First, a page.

For the most part, non-fiction history books that reach the popular reading circles are pretty light on historical insight, analysis and context. Rare is the book that refreshes a weary segment and manages to vibrantly, concisely capture not only a single event in history, but its generational effects.
Robert O’Connell’s The Ghosts of Cannae is a book that enthralls and informs in a way that relies on brains and brawn. It lands in the hard to achieve middle ground, between intelligent and entertaining, where most popular histories seek comfort in the fluff and surface skimmed facts.
The Ghosts of Cannae is the story of the battle of Cannae, where Carthaginian general Hannibal swept into Roman Italy and decimated a massive army. Less a book about Hannibal and his Roman opposites, The Ghosts of Cannae is a strategic historical perspective of the before and after of the battle.
Ghosts shows the political and economic forces at play in the early second century B.C.E that lead to Hannibal marching on Rome. It is extremely hard to wrap up centuries of history in an informed way and not put a general reader to sleep. O’Connell suffers no such problems.
From the martial rise of Carthage to the growth of Rome after the battle, O’Connell superbly renders history in ways that provoked our reviewer to contemplate how, or if, history is repeating itself today.
One of the more significant points clearly articulated by O’Connell is the idea that the eventual rise of dictators was spawned at Cannae. As Hannibal marched on Rome, penetrating the homeland of the nation, undeterred or defeated, Roman politicians sought a man to match the Carthaginian. This need for a strong, ruthless leader that did it all for the glory of Rome would eventually prepare the field for the rise of Caesar. It would create one of the mightiest nations in history, but it would also, as pointed out by O’Connell, destroy a republican government.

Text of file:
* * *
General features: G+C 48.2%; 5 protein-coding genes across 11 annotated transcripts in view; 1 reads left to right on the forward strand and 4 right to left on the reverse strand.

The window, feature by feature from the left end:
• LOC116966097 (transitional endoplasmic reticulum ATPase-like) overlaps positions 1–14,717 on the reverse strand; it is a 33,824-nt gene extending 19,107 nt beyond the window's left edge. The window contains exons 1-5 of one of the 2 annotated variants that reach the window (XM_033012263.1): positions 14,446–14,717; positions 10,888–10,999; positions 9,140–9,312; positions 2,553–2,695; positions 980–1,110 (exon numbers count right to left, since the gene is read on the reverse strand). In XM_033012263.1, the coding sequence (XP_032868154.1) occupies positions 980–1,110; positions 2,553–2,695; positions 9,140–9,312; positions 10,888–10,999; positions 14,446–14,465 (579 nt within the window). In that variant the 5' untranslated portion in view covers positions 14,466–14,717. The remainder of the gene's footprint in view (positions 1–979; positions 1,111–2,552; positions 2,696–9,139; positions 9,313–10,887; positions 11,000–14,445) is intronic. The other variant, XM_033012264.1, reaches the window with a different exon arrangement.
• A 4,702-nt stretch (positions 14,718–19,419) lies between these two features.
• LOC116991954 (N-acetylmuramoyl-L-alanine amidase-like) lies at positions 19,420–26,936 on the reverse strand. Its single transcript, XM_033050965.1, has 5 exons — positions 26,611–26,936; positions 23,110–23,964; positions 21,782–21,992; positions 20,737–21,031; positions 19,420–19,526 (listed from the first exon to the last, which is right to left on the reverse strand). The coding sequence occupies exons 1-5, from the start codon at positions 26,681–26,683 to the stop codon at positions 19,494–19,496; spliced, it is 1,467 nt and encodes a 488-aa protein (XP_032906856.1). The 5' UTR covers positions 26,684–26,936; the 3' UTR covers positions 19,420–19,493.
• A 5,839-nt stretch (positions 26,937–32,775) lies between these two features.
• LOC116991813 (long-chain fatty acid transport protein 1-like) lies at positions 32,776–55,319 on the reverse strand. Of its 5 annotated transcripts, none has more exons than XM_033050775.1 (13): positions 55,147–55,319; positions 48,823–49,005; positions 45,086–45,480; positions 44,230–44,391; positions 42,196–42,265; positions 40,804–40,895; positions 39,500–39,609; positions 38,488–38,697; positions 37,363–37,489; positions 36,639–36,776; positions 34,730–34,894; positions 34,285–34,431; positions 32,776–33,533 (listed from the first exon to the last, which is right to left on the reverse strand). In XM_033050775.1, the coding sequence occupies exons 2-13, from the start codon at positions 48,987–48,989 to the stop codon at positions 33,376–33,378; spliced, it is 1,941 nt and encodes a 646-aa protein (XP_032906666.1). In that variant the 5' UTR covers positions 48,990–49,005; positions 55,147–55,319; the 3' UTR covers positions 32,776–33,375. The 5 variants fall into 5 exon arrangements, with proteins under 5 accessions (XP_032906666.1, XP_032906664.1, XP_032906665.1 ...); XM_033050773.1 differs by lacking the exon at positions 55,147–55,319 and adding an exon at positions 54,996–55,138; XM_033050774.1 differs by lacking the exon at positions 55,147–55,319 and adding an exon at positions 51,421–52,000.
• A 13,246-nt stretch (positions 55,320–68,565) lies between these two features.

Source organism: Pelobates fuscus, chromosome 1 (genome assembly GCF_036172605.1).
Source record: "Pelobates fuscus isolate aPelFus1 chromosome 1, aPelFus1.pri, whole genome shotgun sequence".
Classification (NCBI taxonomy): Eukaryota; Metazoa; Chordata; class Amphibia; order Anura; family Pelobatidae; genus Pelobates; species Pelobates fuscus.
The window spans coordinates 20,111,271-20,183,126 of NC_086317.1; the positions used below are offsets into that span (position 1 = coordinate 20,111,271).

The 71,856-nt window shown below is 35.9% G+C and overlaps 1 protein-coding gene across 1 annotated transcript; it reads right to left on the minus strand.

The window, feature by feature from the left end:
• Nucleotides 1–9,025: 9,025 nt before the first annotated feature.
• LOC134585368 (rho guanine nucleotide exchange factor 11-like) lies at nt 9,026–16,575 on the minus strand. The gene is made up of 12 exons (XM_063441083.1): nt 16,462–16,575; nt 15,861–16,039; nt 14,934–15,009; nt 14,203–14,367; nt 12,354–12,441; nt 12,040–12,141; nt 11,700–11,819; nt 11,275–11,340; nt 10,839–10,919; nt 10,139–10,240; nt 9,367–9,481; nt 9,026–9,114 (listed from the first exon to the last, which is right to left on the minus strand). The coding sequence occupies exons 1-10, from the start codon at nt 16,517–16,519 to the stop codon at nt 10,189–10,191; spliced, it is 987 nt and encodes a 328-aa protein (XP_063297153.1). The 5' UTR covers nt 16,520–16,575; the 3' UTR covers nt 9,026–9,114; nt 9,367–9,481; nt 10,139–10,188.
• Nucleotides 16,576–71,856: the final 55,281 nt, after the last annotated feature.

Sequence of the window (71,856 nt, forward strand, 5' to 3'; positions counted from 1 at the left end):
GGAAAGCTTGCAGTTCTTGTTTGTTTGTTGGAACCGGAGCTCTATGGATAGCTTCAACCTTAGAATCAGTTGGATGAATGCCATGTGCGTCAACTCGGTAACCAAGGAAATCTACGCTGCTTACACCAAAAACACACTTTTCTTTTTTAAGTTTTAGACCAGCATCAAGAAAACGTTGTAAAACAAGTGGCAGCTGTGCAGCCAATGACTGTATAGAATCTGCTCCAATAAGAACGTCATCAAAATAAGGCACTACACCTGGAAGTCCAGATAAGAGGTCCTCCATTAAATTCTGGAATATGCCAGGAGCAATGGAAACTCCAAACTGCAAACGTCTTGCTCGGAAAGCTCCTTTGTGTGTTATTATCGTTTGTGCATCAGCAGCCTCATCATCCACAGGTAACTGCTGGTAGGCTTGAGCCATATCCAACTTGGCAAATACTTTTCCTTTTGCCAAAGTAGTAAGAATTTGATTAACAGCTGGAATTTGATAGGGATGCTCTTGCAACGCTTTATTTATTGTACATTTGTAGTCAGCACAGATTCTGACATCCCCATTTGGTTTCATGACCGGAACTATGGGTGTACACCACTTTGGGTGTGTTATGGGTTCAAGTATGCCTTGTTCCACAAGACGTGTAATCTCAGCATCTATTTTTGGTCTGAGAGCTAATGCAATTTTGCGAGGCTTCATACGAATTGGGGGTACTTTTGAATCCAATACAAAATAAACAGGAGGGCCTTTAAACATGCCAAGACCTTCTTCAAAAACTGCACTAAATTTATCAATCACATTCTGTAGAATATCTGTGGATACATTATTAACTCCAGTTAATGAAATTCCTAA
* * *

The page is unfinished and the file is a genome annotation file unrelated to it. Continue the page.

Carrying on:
While not a straight military history book, The Ghosts of Cannae has an amazingly clear, concise and informed overview of the men, arms and techniques of both Rome and Carthage. These could be broken out of the book and become their own, outstanding, works. O’Connell has an amazing ability to bring out specific details in the weapons and formations that will receive appreciative nods from students of the period, as well as inform the non-fiction novice.
O’Connell excels with a painters eye for vistas as scene breaks of history. As Hannibal pushed through the Alps, emerging on the other side with a weary but cohesive fighting force, O’Connell engages the reader with text like the skilled brush of landscape painter Caspar David Friedrich. When O’Connell puts an army on the march, its mass is preceded by a dust cloud, heralding impending doom. A fantastic image that comes from a clear mind that snaps details from the air.
The Ghosts of Cannae has flashes of blood and battle, vividly portrayed by O’Connell. He punches out with imagery that drips with brutality, dust, sweat and death.
The Ghosts of Cannae is an about near perfect work of non-fiction.